Rising costs, growing wages, trade wars and a deficit creeping toward $1 trillion are causing businesses and investors to become concerned about inflation.
U.S. companies are raising prices to pass off higher costs for fuel and metal components onto consumers. Trucking costs were up 7 percent annually in September, as trucking companies passed along their own higher labor costs, according to The Wall Street Journal.
Private-sector wages and salaries in the September-ended quarter rose 3.1 percent from a year earlier, the strongest gain since 2008, the Labor Department said last week.
It is a tricky moment for the U.S. economy, according to the WSJ.
“Unemployment is at the lowest point in decades, and economic growth is strong. Inflation is near the Fed’s 2 percent target, but price rises could pick up if pressure from labor shortages and tariffs intensify in a still-robust economy,” wrote the newspaper. “Alternatively, other factors could offset such pressures, including the stronger U.S. dollar, which makes imports cheaper.”
At some point, higher prices could stifle the economy’s growth, and investors worry that an increase in inflation will prompt the Fed to raise interest rates more quickly to prevent the economy from overheating.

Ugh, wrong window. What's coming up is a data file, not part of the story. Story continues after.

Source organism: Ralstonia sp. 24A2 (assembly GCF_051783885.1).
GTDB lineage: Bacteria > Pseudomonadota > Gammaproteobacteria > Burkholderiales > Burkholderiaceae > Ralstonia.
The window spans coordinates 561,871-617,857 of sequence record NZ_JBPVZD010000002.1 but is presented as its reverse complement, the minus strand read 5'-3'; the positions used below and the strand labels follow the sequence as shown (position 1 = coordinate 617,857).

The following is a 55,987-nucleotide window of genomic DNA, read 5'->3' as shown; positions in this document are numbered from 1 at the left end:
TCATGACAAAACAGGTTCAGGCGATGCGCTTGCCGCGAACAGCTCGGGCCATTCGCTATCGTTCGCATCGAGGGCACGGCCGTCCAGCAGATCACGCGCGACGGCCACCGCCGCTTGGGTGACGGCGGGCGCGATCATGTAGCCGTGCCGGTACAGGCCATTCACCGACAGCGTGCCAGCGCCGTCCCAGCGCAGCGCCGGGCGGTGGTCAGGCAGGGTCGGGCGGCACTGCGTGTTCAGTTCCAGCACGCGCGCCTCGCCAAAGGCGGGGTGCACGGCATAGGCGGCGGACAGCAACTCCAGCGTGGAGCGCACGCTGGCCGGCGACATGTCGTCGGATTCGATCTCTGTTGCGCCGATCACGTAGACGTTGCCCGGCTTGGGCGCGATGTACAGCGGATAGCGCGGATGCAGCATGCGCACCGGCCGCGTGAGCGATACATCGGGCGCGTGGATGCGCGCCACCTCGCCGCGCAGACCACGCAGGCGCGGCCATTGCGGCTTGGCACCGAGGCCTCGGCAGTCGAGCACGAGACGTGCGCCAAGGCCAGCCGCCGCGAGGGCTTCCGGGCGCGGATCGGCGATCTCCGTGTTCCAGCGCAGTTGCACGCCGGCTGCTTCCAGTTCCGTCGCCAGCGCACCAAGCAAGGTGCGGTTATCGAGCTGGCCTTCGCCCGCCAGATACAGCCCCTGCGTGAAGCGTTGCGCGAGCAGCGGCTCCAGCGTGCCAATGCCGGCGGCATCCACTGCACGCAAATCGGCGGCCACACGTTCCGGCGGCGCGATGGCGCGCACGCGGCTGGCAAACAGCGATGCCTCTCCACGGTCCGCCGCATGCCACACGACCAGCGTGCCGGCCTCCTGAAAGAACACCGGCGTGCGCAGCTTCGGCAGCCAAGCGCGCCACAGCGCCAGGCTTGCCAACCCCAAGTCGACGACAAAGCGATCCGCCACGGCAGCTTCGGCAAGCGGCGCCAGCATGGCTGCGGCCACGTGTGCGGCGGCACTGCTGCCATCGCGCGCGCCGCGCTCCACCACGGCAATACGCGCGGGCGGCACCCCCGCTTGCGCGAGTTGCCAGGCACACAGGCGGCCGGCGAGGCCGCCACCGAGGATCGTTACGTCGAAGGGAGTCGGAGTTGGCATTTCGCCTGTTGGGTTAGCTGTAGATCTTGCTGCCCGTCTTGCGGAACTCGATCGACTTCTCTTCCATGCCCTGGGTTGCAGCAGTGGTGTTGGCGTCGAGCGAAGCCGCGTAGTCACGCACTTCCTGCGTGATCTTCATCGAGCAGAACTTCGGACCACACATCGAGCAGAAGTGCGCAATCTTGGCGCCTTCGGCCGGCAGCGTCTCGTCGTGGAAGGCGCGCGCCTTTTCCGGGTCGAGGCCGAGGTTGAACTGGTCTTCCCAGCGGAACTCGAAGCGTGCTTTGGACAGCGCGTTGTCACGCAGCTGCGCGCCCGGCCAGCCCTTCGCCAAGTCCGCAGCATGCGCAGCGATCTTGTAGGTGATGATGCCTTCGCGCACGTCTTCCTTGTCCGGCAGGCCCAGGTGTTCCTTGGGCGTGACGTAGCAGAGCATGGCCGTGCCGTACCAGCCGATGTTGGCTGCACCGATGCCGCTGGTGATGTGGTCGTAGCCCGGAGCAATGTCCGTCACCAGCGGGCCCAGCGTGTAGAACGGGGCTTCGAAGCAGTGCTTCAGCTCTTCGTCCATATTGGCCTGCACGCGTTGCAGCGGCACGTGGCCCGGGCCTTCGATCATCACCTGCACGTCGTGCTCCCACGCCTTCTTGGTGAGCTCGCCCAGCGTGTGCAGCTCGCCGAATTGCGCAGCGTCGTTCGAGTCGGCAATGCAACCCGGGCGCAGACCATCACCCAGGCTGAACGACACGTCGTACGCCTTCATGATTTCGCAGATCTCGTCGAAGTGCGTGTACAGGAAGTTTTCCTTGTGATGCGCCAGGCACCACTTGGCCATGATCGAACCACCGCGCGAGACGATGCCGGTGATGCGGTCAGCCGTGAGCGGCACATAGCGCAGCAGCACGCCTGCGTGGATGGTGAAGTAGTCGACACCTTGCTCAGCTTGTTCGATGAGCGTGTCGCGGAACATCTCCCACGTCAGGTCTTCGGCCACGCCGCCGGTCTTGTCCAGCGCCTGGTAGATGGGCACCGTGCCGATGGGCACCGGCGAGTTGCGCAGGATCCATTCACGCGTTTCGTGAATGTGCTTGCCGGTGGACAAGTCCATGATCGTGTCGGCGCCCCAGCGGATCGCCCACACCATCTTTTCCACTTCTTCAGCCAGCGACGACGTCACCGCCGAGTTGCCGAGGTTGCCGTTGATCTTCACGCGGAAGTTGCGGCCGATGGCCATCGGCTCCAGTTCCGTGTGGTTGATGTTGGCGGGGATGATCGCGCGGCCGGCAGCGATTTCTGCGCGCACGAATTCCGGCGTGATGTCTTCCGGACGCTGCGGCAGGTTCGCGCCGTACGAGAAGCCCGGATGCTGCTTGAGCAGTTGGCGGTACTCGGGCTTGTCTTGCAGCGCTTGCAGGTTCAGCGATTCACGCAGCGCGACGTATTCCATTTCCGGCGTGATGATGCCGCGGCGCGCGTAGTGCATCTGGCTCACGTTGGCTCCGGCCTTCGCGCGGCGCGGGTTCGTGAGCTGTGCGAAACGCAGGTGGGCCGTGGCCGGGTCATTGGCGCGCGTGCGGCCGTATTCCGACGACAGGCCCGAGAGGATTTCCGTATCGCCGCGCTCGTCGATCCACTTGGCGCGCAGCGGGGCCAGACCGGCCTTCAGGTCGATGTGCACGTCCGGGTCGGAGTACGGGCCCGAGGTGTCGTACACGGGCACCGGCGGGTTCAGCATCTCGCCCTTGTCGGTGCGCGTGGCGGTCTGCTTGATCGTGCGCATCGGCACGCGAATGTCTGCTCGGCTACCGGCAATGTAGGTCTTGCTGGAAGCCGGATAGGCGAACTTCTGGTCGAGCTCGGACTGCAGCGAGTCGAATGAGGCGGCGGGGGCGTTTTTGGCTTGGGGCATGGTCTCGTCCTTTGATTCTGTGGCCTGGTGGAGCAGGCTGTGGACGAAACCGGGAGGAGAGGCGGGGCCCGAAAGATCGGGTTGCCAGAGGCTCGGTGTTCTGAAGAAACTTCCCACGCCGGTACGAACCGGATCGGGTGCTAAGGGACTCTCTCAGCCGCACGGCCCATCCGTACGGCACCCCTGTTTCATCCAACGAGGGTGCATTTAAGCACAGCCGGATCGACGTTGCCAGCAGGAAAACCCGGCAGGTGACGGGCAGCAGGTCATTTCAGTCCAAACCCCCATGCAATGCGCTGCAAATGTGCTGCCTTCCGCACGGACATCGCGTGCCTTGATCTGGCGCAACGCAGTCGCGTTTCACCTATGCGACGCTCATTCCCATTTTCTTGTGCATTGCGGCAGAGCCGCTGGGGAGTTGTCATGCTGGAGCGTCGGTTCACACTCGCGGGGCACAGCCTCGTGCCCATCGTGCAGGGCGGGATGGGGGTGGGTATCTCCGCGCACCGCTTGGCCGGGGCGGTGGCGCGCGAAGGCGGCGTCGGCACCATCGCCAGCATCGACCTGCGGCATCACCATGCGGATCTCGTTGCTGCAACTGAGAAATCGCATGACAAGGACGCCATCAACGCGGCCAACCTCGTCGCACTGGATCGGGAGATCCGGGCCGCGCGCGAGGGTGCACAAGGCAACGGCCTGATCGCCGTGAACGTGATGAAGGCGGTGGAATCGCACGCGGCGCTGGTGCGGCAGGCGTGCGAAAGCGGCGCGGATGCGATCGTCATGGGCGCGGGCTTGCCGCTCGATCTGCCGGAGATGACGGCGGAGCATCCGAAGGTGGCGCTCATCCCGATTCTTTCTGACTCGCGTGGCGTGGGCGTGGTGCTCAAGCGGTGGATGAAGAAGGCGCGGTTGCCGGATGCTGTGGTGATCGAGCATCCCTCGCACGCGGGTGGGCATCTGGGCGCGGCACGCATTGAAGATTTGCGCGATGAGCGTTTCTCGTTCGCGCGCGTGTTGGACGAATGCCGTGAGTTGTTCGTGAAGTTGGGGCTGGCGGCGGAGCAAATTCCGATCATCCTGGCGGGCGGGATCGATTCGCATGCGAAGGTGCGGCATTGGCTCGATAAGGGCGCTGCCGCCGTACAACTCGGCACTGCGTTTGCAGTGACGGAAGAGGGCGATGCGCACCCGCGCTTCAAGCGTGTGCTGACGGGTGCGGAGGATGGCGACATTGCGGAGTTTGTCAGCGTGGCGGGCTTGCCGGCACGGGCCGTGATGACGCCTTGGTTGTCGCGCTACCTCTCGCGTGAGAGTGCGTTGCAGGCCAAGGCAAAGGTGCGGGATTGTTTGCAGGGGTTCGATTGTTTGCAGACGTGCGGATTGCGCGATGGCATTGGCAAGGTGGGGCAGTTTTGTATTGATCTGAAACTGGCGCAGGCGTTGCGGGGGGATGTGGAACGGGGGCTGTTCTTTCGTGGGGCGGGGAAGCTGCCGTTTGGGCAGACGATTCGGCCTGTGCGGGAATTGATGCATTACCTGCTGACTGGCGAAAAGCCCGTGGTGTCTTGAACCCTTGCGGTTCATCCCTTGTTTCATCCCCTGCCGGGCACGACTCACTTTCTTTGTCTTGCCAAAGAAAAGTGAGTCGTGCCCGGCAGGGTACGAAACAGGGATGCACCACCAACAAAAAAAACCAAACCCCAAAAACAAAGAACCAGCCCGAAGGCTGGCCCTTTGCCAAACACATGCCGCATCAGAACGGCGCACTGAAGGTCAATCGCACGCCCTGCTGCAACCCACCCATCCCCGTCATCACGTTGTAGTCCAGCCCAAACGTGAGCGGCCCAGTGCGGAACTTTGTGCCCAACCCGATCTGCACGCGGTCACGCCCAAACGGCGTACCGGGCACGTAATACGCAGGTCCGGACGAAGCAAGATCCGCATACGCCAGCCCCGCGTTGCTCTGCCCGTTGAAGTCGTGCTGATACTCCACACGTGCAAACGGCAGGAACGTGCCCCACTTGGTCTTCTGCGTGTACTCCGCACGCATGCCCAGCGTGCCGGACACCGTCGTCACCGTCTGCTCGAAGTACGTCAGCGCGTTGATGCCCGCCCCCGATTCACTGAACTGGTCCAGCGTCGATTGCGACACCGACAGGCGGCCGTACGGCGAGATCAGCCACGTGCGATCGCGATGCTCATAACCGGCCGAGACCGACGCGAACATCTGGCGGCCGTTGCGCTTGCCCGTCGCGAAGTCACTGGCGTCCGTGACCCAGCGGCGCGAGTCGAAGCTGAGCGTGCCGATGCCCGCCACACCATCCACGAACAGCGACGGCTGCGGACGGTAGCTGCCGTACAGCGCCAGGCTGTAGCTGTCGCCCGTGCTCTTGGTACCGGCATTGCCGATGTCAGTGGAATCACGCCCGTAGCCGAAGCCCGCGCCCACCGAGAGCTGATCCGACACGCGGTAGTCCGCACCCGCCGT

The Federal Reserve decided it wouldn’t raise rates last week, but media reports say they are likely to rise next month.
The Fed noted that business investment “has moderated from its rapid pace earlier in the year,” a surprise since the tax cuts were expected to boost business spending, but did not mention a housing market slowdown or stock market jitters, according to the Washington Post.
"Crises gets generated after a period of time when you disregard [something],” said Greenspan. “Most recently, we’ve disregarded the federal budget. We are going to have a $1 trillion deficit in the next fiscal year. But when inflation goes up to 4 percent to 5 percent, it is politically disastrous. That's when it becomes an issue. But when it starts rising, it’s already too late in the game to stabilize it."
Greenspan sees seven major risks to the U.S. economy now: the ballooning U.S. federal budget deficit, soaring inflation, falling U.S. national savings rate, falling productivity, a bond market bubble, undercapitalized banks, and trade wars.
“There are no winners in a trade war,” said Greenspan, adding that tariffs are “exactly the same as an excise tax. You are shooting yourself in the foot.”